Miller, L. 1, 2 & Ricci, M. 3
1 Neuropsychology Unit, Royal Prince Alfred Hospital, Sydney, Australia
2 ARC Centre of Excellence in Cognition and Its Disorders, University of Sydney, Sydney Australia
3 ARC Centre of Excellence in Cognition and Its Disorders, Macquarie University , Sydney, Australia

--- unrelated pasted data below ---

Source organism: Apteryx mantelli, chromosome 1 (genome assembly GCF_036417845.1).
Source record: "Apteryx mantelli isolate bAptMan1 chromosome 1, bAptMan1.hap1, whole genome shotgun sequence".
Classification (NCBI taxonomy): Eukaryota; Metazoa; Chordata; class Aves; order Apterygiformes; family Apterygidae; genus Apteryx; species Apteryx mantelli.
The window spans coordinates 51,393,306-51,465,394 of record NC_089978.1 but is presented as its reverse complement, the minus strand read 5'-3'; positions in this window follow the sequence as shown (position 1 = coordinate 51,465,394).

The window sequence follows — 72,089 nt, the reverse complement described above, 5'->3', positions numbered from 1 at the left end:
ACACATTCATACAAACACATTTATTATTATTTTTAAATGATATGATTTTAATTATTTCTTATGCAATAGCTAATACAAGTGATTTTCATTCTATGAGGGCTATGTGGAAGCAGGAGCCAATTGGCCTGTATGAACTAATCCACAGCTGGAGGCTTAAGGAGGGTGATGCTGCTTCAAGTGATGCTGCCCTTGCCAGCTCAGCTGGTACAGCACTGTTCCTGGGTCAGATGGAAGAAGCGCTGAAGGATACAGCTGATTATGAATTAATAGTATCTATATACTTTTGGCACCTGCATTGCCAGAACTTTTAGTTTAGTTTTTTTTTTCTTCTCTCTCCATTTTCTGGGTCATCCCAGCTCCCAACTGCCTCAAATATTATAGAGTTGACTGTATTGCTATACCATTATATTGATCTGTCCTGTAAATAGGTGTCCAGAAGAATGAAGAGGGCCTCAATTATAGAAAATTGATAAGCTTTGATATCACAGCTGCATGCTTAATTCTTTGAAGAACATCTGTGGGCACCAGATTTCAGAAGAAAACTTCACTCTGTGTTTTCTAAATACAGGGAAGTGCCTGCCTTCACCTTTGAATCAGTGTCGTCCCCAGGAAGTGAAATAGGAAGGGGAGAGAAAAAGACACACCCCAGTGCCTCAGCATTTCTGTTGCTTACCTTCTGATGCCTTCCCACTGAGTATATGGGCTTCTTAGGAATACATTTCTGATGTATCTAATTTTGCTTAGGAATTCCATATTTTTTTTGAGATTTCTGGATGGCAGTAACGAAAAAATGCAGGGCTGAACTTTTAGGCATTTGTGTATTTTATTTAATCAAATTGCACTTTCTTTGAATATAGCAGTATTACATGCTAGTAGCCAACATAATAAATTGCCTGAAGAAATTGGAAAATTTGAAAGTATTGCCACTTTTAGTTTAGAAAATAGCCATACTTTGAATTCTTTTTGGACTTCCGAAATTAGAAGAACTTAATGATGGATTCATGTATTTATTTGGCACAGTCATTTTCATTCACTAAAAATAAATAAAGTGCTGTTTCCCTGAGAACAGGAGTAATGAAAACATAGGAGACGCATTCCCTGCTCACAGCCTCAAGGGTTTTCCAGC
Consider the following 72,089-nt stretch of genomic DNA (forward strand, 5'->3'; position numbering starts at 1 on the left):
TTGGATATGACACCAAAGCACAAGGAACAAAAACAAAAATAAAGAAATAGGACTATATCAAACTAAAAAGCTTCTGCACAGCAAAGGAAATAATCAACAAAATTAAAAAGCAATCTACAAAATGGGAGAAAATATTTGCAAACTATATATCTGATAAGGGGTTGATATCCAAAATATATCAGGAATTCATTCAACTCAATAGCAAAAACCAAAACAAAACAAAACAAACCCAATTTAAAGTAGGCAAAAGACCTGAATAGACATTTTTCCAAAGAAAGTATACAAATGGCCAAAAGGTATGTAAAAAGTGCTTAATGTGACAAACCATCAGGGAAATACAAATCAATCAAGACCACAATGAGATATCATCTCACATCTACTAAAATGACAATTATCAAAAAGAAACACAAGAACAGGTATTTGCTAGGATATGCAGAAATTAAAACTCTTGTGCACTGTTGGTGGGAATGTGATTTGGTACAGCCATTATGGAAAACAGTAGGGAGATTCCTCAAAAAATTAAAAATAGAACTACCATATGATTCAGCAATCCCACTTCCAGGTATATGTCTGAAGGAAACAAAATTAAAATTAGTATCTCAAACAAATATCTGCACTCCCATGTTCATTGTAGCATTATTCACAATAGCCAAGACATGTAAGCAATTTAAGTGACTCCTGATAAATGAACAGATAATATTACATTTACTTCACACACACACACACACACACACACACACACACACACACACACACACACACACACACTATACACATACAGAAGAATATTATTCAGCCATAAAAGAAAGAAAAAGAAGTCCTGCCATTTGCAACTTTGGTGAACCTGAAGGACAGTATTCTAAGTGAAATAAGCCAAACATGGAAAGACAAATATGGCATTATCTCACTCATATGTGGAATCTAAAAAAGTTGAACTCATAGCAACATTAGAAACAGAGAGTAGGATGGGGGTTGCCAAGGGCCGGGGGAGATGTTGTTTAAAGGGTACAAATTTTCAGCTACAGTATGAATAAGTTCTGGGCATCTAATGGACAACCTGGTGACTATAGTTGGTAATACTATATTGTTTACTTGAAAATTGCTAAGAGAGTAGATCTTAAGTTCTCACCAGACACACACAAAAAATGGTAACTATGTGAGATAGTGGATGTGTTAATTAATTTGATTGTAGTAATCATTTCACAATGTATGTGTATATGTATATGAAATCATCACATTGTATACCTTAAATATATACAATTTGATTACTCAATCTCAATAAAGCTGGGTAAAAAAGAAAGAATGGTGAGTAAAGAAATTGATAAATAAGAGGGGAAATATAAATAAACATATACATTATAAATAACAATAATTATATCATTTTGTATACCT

Accelerated long-term forgetting (ALF) is a recently recognised phenomenon whereby a person shows normal memory at shorter delays (e.g., 30 min) but deficient memory days or weeks later. The factors underlying this phenomenon and its rate of occurrence in patients with focal epilepsy are not known. We examined recall of (1) an autobiographical experience (AE) and (2) a story learned-to-criterion at short (30 min) and longer-term (4 day) delays in 21 patients with temporal lobe epilepsy (TLE), 11 patients with extratemporal epilepsy (ETE) and 29 age- and education-matched normal control subjects. ALF was defined as having a memory Z score greater than -1.5 at 30 min and lower than -1.5 at 4 days. We found that rates of ALF were similar for the two types of material and for the two patient groups (~20%). Illness duration was correlated with ALF for both AE and story memory. ALF of the experience was also associated with epileptiform discharges during the delay, higher seizure frequency, symptoms of depression and presence of a hippocampal lesion, with the last variable (hippocampal lesion) proving the most important predictor. These findings clarify the frequency of occurrence and factors contributing to impaired long-term consolidation.